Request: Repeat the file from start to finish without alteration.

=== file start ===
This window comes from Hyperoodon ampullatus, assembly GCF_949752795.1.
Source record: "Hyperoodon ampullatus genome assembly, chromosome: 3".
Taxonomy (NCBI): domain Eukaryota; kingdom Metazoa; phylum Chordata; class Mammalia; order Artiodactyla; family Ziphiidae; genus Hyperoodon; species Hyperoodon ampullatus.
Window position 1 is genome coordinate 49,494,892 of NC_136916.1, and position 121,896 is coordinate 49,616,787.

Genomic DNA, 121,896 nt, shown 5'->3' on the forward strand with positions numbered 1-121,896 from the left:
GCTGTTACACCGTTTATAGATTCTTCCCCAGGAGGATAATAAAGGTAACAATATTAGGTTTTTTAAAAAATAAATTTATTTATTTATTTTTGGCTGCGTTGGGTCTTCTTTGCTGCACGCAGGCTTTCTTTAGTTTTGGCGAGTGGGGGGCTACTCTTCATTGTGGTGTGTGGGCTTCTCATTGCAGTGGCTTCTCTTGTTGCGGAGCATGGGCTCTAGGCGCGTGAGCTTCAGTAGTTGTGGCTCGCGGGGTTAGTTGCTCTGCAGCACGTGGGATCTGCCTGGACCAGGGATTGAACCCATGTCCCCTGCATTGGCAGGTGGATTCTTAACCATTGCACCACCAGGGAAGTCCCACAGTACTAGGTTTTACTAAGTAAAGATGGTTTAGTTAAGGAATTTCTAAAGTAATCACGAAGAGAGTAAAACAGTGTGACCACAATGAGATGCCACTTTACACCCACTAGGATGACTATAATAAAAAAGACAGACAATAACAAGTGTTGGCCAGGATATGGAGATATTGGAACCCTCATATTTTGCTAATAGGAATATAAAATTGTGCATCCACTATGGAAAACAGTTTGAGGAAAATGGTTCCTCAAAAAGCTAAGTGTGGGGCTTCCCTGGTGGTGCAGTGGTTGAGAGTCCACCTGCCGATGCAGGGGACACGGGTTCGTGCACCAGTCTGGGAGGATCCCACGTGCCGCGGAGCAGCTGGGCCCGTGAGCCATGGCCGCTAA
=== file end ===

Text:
This window comes from Hyperoodon ampullatus, assembly GCF_949752795.1.
Source record: "Hyperoodon ampullatus genome assembly, chromosome: 3".
Taxonomy (NCBI): domain Eukaryota; kingdom Metazoa; phylum Chordata; class Mammalia; order Artiodactyla; family Ziphiidae; genus Hyperoodon; species Hyperoodon ampullatus.
Window position 1 is genome coordinate 49,494,892 of NC_136916.1, and position 121,896 is coordinate 49,616,787.

Genomic DNA, 121,896 nt, shown 5'->3' on the forward strand with positions numbered 1-121,896 from the left:
GCTGTTACACCGTTTATAGATTCTTCCCCAGGAGGATAATAAAGGTAACAATATTAGGTTTTTTAAAAAATAAATTTATTTATTTATTTTTGGCTGCGTTGGGTCTTCTTTGCTGCACGCAGGCTTTCTTTAGTTTTGGCGAGTGGGGGGCTACTCTTCATTGTGGTGTGTGGGCTTCTCATTGCAGTGGCTTCTCTTGTTGCGGAGCATGGGCTCTAGGCGCGTGAGCTTCAGTAGTTGTGGCTCGCGGGGTTAGTTGCTCTGCAGCACGTGGGATCTGCCTGGACCAGGGATTGAACCCATGTCCCCTGCATTGGCAGGTGGATTCTTAACCATTGCACCACCAGGGAAGTCCCACAGTACTAGGTTTTACTAAGTAAAGATGGTTTAGTTAAGGAATTTCTAAAGTAATCACGAAGAGAGTAAAACAGTGTGACCACAATGAGATGCCACTTTACACCCACTAGGATGACTATAATAAAAAAGACAGACAATAACAAGTGTTGGCCAGGATATGGAGATATTGGAACCCTCATATTTTGCTAATAGGAATATAAAATTGTGCATCCACTATGGAAAACAGTTTGAGGAAAATGGTTCCTCAAAAAGCTAAGTGTGGGGCTTCCCTGGTGGTGCAGTGGTTGAGAGTCCACCTGCCGATGCAGGGGACACGGGTTCGTGCACCAGTCTGGGAGGATCCCACGTGCCGCGGAGCAGCTGGGCCCGTGAGCCATGGCCGCTAA